Last night, I wasn’t able to present my research paper in my American Labor History class, so I thought I would post a quick summary on the next best thing, my blog.
The study involved the rise of meatpacking unions in Kansas City, and what led to its high deunionization rate.
For the better part of the 19th century and the first half of the 20th century, Chicago and Kansas City were the two main hubs for meatpacking due to their central location in the U.S. Refrigerated railroads were the fastest method of transporting the meat, which is the reason why meatpacking was so heavily concentrated in these two cities.
Between 1940-1960 meatpacking workers who wanted to “make a decent living” and “to have a standard of living” began organizing labor. Their efforts were successful despite many obstacles. They gained better wages, propelling them from lower-class status to middle-class status. Remember, even though meatpacking has been tremendously deskilled, it was and still is a very dangerous job that takes a toll on the workers’ bodies.
Beginning in the 1970s, Iowa Beef Packers (IBP) decided that meatpackers were being paid too much, so they decided to move operations from urban areas such as Chicago and Kansas City to rural areas such as Western Kansas, in addition to right-to-work states.
Two packinghouse executives put it best by asking, “Why should meat companies remain wage-locked in heavily unionized cities when unorganized workers could be hired at far lower wages out in the country?” (Whittaker, p.3)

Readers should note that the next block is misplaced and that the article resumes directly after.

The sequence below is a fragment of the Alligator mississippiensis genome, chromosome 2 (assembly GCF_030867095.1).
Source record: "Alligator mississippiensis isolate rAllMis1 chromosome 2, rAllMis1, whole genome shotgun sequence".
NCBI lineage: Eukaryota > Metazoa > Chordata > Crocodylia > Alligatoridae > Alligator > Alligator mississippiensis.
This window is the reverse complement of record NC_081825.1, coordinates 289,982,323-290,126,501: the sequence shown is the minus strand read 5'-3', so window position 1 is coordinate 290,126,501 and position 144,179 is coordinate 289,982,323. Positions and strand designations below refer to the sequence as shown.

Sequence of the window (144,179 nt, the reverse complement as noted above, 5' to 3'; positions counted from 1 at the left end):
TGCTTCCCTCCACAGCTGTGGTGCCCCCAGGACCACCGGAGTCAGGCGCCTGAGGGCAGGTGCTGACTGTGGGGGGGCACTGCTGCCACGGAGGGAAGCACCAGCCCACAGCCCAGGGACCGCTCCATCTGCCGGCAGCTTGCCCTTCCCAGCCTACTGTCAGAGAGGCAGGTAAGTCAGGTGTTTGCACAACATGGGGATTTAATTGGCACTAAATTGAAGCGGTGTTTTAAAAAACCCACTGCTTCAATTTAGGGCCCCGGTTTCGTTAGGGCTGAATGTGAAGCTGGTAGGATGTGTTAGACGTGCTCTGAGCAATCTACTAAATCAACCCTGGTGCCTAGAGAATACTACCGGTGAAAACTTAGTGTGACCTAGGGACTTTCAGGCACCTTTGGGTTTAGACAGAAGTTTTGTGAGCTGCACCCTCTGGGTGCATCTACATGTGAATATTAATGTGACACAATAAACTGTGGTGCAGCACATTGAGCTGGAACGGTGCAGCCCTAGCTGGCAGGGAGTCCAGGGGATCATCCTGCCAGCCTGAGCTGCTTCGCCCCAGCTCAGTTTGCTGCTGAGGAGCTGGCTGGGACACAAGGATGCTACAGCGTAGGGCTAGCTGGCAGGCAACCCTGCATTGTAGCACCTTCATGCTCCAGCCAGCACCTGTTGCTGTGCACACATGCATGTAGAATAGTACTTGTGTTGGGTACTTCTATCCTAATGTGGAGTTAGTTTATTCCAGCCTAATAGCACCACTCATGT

What were the advantages of moving to rural areas? The economic gains included cheaper land, tax breaks, access to national markets because of the interstate highway system, and of course lower wages. (Whitaker, p3)
The desired gain was to “close and sell unionized plants, then open non-union plants in order to undercut union sources.” (Vidal, Kusnet, p2) Why was this strategy so effective at deunionizing meatpacking workers? Moving to rural areas meant that plants could “escape from unionized urban markets with collective bargaining, high wages and existing work rules.” (Whittaker, p32)
The rural areas also gave meatpacking companies access to a large supply of immigrants coming from countries that didn’t address labor rights, and of course it would be harder for them to learn about their labor rights; certainly the meatpacking companies weren’t going to tell them about it.
The outcome of deunionizing meatpacking workers resulted in speedup of work, hazardous working conditions, higher output with no gains passed to workers, lower wages, higher risk of injury and movement back to lower-class status.
If you would like to read the paper, please contact me.
Note: The title for the entry is a reference to the Bob Marley song No Woman, No Cry. What I meant by the title is “No Unions, No Cry” (for meatpacking companies); i.e. the meatpacking companies aren’t crying about not having any unions.
Vidal and Kusnet (2009), “Organizing Prosperity: Union Effects on Job Quality, Community Betterment, and Industrial Standards,” Economic Policy Institute, pp1-69.
Whittaker (2006), “Labor Practices in the Meat Packing and Poultry Processing Industry: An Overview,” Congressional Research Service, pp1-53